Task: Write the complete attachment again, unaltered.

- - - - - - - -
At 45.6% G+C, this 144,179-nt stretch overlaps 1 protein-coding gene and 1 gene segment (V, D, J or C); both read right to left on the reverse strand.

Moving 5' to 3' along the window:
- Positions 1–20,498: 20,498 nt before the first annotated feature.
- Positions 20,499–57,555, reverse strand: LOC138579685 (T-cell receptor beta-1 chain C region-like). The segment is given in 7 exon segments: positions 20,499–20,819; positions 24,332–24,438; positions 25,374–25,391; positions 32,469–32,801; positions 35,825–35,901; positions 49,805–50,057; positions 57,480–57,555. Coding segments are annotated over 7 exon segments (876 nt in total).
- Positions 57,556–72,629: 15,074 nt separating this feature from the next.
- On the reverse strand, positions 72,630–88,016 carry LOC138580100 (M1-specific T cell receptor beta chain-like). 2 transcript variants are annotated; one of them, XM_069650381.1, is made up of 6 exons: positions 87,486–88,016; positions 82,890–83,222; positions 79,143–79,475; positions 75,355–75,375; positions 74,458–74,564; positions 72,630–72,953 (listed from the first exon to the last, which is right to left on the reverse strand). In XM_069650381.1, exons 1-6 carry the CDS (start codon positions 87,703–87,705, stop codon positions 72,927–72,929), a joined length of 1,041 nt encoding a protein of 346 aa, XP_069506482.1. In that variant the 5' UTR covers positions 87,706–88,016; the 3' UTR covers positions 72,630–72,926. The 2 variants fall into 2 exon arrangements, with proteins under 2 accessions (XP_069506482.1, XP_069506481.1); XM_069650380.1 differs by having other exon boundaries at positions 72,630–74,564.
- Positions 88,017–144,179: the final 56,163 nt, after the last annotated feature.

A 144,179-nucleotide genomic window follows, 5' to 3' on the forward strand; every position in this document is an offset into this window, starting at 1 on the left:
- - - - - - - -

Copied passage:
At 45.6% G+C, this 144,179-nt stretch overlaps 1 protein-coding gene and 1 gene segment (V, D, J or C); both read right to left on the reverse strand.

Moving 5' to 3' along the window:
- Positions 1–20,498: 20,498 nt before the first annotated feature.
- Positions 20,499–57,555, reverse strand: LOC138579685 (T-cell receptor beta-1 chain C region-like). The segment is given in 7 exon segments: positions 20,499–20,819; positions 24,332–24,438; positions 25,374–25,391; positions 32,469–32,801; positions 35,825–35,901; positions 49,805–50,057; positions 57,480–57,555. Coding segments are annotated over 7 exon segments (876 nt in total).
- Positions 57,556–72,629: 15,074 nt separating this feature from the next.
- On the reverse strand, positions 72,630–88,016 carry LOC138580100 (M1-specific T cell receptor beta chain-like). 2 transcript variants are annotated; one of them, XM_069650381.1, is made up of 6 exons: positions 87,486–88,016; positions 82,890–83,222; positions 79,143–79,475; positions 75,355–75,375; positions 74,458–74,564; positions 72,630–72,953 (listed from the first exon to the last, which is right to left on the reverse strand). In XM_069650381.1, exons 1-6 carry the CDS (start codon positions 87,703–87,705, stop codon positions 72,927–72,929), a joined length of 1,041 nt encoding a protein of 346 aa, XP_069506482.1. In that variant the 5' UTR covers positions 87,706–88,016; the 3' UTR covers positions 72,630–72,926. The 2 variants fall into 2 exon arrangements, with proteins under 2 accessions (XP_069506482.1, XP_069506481.1); XM_069650380.1 differs by having other exon boundaries at positions 72,630–74,564.
- Positions 88,017–144,179: the final 56,163 nt, after the last annotated feature.

A 144,179-nucleotide genomic window follows, 5' to 3' on the forward strand; every position in this document is an offset into this window, starting at 1 on the left: